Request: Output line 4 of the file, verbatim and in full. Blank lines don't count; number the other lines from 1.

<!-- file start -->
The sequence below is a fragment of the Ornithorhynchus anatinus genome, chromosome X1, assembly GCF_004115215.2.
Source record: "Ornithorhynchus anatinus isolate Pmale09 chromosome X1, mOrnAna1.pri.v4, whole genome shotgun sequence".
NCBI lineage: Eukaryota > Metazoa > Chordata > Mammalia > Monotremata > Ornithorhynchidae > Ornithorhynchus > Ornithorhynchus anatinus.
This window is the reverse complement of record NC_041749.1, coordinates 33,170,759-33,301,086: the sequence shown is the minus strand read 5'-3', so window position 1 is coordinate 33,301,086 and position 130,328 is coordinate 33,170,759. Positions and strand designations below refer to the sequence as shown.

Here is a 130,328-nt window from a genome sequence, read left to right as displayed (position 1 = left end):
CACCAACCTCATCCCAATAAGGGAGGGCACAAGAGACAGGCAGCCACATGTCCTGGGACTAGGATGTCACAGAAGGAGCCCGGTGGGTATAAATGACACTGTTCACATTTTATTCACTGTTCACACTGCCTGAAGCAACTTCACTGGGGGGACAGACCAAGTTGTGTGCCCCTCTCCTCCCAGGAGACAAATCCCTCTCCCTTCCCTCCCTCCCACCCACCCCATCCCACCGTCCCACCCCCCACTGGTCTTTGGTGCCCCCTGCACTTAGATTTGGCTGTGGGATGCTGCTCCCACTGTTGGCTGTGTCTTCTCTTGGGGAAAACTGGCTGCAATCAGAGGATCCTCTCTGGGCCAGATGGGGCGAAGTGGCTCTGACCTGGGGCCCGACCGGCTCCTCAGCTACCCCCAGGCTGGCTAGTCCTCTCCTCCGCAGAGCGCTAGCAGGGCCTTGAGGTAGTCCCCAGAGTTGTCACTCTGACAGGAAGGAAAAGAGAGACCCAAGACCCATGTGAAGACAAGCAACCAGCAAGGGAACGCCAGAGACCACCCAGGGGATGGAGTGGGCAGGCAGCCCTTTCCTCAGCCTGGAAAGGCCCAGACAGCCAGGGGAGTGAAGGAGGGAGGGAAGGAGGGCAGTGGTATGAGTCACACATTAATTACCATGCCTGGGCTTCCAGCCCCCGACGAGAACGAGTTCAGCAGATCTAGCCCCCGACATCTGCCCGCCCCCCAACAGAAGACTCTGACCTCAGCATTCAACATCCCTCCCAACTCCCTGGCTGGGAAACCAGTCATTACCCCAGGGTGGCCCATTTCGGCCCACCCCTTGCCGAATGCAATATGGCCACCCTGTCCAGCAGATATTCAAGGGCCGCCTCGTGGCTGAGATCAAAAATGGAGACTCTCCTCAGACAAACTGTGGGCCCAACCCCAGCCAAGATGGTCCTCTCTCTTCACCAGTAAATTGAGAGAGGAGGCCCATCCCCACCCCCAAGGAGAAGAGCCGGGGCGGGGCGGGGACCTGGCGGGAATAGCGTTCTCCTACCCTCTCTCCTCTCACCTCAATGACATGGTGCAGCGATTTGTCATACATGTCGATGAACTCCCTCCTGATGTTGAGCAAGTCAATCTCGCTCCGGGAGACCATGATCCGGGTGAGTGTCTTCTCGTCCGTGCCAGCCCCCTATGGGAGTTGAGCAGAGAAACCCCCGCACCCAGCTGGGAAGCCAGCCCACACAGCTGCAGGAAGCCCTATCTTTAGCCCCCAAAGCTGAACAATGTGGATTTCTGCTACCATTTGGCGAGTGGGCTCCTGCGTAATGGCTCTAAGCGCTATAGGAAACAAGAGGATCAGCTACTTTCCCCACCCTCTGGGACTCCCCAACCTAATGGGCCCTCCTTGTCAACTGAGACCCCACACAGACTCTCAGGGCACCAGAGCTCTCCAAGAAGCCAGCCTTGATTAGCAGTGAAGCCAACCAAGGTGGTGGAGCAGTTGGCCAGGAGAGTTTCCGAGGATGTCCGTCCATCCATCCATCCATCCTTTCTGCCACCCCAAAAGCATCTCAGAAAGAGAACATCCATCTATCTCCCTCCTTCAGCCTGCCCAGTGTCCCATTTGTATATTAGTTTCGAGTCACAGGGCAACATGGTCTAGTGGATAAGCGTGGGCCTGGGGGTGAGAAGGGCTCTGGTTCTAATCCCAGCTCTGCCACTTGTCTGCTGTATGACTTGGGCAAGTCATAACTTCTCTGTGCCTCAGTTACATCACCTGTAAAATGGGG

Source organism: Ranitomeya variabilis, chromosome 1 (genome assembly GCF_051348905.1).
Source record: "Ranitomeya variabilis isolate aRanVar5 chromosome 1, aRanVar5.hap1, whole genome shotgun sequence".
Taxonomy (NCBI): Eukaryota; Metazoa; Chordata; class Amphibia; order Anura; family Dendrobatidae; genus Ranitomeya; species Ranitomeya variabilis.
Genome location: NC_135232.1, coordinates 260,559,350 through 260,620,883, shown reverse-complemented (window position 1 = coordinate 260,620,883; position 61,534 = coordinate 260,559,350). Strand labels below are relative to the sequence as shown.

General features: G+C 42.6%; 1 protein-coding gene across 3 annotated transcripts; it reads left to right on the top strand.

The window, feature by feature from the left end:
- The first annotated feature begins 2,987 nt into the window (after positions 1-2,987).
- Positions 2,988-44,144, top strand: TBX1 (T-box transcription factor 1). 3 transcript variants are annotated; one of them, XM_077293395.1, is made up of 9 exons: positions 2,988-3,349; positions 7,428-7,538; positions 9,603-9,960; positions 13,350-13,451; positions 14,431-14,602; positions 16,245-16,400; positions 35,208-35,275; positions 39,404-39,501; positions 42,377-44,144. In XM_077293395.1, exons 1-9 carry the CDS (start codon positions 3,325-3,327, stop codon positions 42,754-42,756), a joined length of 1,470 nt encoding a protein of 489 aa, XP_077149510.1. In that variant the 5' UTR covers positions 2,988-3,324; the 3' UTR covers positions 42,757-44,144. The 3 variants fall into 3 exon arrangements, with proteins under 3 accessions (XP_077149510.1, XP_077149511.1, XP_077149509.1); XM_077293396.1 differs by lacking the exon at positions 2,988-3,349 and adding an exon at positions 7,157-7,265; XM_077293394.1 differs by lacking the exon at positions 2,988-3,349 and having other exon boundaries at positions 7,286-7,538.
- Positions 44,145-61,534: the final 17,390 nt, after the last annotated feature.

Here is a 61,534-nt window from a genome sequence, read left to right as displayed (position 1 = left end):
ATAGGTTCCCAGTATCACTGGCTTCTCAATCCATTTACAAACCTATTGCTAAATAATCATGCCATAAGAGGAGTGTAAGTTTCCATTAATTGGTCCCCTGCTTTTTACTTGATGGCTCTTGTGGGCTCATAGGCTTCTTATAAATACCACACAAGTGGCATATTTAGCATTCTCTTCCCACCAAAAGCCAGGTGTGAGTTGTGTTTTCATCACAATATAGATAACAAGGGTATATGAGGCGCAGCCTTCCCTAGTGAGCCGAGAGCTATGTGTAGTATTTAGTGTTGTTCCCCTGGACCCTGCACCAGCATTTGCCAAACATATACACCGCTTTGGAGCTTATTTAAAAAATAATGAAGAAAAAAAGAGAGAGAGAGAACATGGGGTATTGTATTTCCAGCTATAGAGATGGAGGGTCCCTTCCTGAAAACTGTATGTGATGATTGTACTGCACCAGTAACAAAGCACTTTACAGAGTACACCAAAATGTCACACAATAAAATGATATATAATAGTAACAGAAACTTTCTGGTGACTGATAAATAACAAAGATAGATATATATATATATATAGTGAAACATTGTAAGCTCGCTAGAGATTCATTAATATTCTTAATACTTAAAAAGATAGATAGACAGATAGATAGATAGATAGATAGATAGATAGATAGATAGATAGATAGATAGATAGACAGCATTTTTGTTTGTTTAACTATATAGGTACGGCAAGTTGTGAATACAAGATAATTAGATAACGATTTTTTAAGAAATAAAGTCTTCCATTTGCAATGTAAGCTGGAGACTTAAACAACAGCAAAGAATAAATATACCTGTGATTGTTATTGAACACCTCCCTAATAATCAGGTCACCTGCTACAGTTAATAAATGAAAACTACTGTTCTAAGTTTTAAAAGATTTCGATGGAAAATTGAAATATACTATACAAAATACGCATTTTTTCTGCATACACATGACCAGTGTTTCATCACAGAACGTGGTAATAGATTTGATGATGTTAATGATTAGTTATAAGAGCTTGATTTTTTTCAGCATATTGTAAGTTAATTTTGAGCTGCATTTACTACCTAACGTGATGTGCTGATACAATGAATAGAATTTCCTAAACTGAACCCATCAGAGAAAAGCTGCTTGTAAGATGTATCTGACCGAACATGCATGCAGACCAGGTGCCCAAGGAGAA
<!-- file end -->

This window is the reverse complement of record NC_041749.1, coordinates 33,170,759-33,301,086: the sequence shown is the minus strand read 5'-3', so window position 1 is coordinate 33,301,086 and position 130,328 is coordinate 33,170,759. Positions and strand designations below refer to the sequence as shown.